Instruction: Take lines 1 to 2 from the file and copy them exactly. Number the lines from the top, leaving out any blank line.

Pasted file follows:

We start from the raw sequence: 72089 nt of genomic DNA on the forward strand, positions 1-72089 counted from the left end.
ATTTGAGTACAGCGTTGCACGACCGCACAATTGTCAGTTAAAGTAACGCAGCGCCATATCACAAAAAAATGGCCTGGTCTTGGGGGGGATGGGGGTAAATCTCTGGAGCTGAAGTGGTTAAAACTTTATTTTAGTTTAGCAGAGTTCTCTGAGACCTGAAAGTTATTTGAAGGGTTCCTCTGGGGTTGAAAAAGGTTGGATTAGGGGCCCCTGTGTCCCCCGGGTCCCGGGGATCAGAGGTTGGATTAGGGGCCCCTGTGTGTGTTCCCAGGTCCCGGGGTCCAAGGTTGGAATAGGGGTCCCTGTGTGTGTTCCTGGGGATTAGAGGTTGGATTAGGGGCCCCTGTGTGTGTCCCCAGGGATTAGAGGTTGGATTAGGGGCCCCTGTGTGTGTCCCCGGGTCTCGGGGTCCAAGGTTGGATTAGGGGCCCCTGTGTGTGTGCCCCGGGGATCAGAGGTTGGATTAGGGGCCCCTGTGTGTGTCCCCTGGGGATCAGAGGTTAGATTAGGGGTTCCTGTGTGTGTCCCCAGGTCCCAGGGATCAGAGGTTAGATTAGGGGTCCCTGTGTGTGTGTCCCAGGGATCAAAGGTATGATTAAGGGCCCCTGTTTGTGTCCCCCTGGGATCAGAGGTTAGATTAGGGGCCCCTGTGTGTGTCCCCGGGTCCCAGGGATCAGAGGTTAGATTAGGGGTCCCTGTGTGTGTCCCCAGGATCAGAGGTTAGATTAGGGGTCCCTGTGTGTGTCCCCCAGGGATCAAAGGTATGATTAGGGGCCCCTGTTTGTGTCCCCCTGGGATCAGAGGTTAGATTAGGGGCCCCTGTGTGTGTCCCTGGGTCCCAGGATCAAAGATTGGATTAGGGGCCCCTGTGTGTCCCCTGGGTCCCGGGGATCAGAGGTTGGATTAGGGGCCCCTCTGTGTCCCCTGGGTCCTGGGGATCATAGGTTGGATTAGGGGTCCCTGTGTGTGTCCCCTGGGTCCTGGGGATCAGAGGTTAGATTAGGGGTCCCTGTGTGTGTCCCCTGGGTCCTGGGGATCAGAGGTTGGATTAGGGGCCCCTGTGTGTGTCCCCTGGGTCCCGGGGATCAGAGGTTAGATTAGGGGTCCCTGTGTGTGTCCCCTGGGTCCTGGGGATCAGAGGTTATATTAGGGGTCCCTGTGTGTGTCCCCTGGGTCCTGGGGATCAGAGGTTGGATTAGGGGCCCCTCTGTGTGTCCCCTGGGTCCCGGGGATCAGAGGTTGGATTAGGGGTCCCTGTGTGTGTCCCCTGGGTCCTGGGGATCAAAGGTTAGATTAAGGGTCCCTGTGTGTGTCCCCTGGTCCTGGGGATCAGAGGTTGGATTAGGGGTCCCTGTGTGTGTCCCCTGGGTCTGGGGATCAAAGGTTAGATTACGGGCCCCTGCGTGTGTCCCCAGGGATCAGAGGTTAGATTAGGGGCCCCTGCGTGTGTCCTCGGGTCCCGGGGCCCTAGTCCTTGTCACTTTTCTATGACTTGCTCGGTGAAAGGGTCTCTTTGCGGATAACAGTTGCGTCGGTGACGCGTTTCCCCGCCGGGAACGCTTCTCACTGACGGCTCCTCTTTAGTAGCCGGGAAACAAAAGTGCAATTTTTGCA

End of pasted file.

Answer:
We start from the raw sequence: 72089 nt of genomic DNA on the forward strand, positions 1-72089 counted from the left end.
ATTTGAGTACAGCGTTGCACGACCGCACAATTGTCAGTTAAAGTAACGCAGCGCCATATCACAAAAAAATGGCCTGGTCTTGGGGGGGATGGGGGTAAATCTCTGGAGCTGAAGTGGTTAAAACTTTATTTTAGTTTAGCAGAGTTCTCTGAGACCTGAAAGTTATTTGAAGGGTTCCTCTGGGGTTGAAAAAGGTTGGATTAGGGGCCCCTGTGTCCCCCGGGTCCCGGGGATCAGAGGTTGGATTAGGGGCCCCTGTGTGTGTTCCCAGGTCCCGGGGTCCAAGGTTGGAATAGGGGTCCCTGTGTGTGTTCCTGGGGATTAGAGGTTGGATTAGGGGCCCCTGTGTGTGTCCCCAGGGATTAGAGGTTGGATTAGGGGCCCCTGTGTGTGTCCCCGGGTCTCGGGGTCCAAGGTTGGATTAGGGGCCCCTGTGTGTGTGCCCCGGGGATCAGAGGTTGGATTAGGGGCCCCTGTGTGTGTCCCCTGGGGATCAGAGGTTAGATTAGGGGTTCCTGTGTGTGTCCCCAGGTCCCAGGGATCAGAGGTTAGATTAGGGGTCCCTGTGTGTGTGTCCCAGGGATCAAAGGTATGATTAAGGGCCCCTGTTTGTGTCCCCCTGGGATCAGAGGTTAGATTAGGGGCCCCTGTGTGTGTCCCCGGGTCCCAGGGATCAGAGGTTAGATTAGGGGTCCCTGTGTGTGTCCCCAGGATCAGAGGTTAGATTAGGGGTCCCTGTGTGTGTCCCCCAGGGATCAAAGGTATGATTAGGGGCCCCTGTTTGTGTCCCCCTGGGATCAGAGGTTAGATTAGGGGCCCCTGTGTGTGTCCCTGGGTCCCAGGATCAAAGATTGGATTAGGGGCCCCTGTGTGTCCCCTGGGTCCCGGGGATCAGAGGTTGGATTAGGGGCCCCTCTGTGTCCCCTGGGTCCTGGGGATCATAGGTTGGATTAGGGGTCCCTGTGTGTGTCCCCTGGGTCCTGGGGATCAGAGGTTAGATTAGGGGTCCCTGTGTGTGTCCCCTGGGTCCTGGGGATCAGAGGTTGGATTAGGGGCCCCTGTGTGTGTCCCCTGGGTCCCGGGGATCAGAGGTTAGATTAGGGGTCCCTGTGTGTGTCCCCTGGGTCCTGGGGATCAGAGGTTATATTAGGGGTCCCTGTGTGTGTCCCCTGGGTCCTGGGGATCAGAGGTTGGATTAGGGGCCCCTCTGTGTGTCCCCTGGGTCCCGGGGATCAGAGGTTGGATTAGGGGTCCCTGTGTGTGTCCCCTGGGTCCTGGGGATCAAAGGTTAGATTAAGGGTCCCTGTGTGTGTCCCCTGGTCCTGGGGATCAGAGGTTGGATTAGGGGTCCCTGTGTGTGTCCCCTGGGTCTGGGGATCAAAGGTTAGATTACGGGCCCCTGCGTGTGTCCCCAGGGATCAGAGGTTAGATTAGGGGCCCCTGCGTGTGTCCTCGGGTCCCGGGGCCCTAGTCCTTGTCACTTTTCTATGACTTGCTCGGTGAAAGGGTCTCTTTGCGGATAACAGTTGCGTCGGTGACGCGTTTCCCCGCCGGGAACGCTTCTCACTGACGGCTCCTCTTTAGTAGCCGGGAAACAAAAGTGCAATTTTTGCA